Article first published as THE LAST PANTHERS Review on Seat42F.
Sundance will be bringing us a British / French production this week entitled THE LAST PANTHERS. Set in several European countries, the six-episode series follows a jewel thief and those who would hunt him after the crime as he flees home to a dark underworld.
Goran Bogdan (Number 55) plays Milan Celik, the lead character, at least as far as I can tell. Milan is part of a trio that nab some diamonds in the exciting opening sequence, and it is Milan’s past and actions that provide most of the driving force of the plot. Will he get away with it? I don’t know, and I’m not even sure if I should root for him to do so or not.
Those chasing Milan aren’t the most likeable people, after all. Insurance adjuster Naomi Franckom (Samantha Morton, John Carter) seems OK, but her boss, Tom Kendle (John Hurt, Doctor Who, Merlin), is anything but kind. Police officer Khalil (Tahar Rahim, A Prophet) is in much the same position as Naomi, seeming much more competent and deserving than those above him. But then again, even without a direct supervisor, Milan comes across much more favorably than those he would or has worked for, too, so there’s a pattern.
The result is a chase through a criminal landscape, ripe with betrayals and executions and cheats and schemes. It’s a bit hard to follow if you aren’t paying attention, similar looking actors and frequent subtitles not helping much with that, but it’s also obvious to the beholder than THE LAST PANTHERS is a high quality production that deserves your attention.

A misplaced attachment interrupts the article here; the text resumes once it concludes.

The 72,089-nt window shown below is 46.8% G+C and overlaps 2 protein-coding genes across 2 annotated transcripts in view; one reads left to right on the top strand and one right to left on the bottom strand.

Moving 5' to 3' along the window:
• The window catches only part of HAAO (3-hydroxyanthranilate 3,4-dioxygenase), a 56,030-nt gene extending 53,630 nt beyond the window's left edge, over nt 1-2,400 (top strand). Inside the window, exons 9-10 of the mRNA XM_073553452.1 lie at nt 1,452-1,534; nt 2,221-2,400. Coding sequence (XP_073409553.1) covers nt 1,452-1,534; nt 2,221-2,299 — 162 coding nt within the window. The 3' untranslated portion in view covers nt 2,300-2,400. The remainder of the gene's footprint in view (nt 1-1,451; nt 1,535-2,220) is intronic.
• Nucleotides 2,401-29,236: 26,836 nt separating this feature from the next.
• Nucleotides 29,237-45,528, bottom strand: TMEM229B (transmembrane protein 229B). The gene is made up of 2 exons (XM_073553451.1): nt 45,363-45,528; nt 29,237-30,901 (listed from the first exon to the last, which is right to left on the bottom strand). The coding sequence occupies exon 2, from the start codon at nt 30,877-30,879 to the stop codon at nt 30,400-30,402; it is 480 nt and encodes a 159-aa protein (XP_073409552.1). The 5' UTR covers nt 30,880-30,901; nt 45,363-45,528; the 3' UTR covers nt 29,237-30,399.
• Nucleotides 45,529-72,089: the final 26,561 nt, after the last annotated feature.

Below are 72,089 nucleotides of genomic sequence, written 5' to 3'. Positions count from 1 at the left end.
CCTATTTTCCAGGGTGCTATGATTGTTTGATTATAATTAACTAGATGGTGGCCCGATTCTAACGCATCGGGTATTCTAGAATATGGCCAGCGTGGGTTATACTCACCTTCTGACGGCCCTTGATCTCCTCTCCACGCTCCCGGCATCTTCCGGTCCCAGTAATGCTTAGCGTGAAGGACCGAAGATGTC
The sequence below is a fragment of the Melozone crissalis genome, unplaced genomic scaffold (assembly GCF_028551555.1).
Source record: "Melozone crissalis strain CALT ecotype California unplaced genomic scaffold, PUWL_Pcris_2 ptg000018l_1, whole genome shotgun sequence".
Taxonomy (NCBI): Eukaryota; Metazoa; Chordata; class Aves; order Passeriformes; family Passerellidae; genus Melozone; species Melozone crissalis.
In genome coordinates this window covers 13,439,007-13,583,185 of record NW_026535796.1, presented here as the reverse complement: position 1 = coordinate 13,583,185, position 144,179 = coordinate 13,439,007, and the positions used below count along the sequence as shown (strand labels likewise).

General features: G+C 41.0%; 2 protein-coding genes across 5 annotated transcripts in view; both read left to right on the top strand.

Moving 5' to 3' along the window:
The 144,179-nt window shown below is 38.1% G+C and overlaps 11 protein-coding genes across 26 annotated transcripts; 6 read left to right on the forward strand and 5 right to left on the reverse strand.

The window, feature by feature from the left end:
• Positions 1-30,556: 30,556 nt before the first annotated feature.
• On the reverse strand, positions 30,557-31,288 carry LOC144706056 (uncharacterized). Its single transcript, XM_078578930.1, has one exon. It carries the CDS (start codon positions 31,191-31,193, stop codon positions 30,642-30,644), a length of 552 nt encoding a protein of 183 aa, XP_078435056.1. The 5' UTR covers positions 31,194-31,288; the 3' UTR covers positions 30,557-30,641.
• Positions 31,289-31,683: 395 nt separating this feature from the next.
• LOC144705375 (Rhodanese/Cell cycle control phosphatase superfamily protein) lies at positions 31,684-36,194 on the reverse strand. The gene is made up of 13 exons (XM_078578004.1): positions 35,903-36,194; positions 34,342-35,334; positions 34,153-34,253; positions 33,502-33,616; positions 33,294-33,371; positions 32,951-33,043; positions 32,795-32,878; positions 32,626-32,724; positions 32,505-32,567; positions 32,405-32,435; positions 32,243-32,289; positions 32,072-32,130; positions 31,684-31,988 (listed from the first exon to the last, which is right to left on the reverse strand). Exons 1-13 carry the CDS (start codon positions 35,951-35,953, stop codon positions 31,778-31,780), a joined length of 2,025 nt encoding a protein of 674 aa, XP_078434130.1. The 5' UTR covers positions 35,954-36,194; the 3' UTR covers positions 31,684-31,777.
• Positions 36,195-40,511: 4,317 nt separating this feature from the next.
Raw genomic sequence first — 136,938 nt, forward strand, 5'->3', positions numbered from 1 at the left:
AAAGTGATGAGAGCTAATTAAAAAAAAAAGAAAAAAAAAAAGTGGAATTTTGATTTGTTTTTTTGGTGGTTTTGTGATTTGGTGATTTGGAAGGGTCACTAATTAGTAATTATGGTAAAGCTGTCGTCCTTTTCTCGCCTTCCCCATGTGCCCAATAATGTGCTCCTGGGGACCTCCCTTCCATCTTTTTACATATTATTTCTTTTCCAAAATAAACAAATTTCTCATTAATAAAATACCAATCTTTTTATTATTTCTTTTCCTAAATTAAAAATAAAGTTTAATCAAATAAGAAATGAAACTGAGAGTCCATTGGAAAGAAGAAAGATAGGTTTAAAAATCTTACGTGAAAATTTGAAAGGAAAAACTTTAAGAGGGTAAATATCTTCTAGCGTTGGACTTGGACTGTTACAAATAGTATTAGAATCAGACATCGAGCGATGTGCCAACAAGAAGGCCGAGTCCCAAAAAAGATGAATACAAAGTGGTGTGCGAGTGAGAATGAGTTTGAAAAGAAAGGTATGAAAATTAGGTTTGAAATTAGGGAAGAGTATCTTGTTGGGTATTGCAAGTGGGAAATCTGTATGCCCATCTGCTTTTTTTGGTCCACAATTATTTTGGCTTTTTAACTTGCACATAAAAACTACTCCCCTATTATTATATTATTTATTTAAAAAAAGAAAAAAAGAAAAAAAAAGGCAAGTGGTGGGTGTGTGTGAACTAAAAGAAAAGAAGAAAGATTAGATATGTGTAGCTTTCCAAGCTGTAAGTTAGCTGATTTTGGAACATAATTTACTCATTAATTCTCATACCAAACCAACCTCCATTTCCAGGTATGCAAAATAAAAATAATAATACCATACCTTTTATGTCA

The cast is quite compelling, with their smoldering glances and calculating eyes letting you know there is a lot going on. They also exist in the world with a realistic number of moving parts, which makes it hard for anyone to do anything without a dozen other people being affected by it. This means consequences could come from anywhere, and makes it hard for one character to rely on any other, but it also makes it authentic, and thus deeper than the average television series.
The setting is beautiful and gritty at once. Again, much care has gone into making it seem like THE LAST PANTHERS is in our own, actual world, and it succeeds at that. Car and foot chases find plenty of obstacles in the way, but when the action slows down, it’s even easier to appreciate what’s going on around the characters. The circles they move in may not always be the most pleasant to look at, but there’s a detailed quality that makes the program rise above its peers.
While the U.S. often gets mainly the best of British television (with some exceptions), THE LAST PANTHERS feels better than most imports. It has the quality of a well-respected international film, stretched to miniseries length in order to go both broader and more focused on what it is portraying. Whether it’s the way a tattoo plays with a certain group, or collateral damage among an innocent bystander, the show immediately feels fully fleshed out, and it is very easy to get sucked into.
The series also fits well with Sundance’s brand. Slow-burn character dramas, such as Rectify, are what the network does best, and it already has a history of bringing over productions from other countries, such as with Top of the Lake. I think the show itself is good enough to stand on its own, but in the company of other airings on Sundance, it likely has the best chance to find its target audience and succeed.
THE LAST PANTHERS airs Wednesdays at 10/9c on Sundance.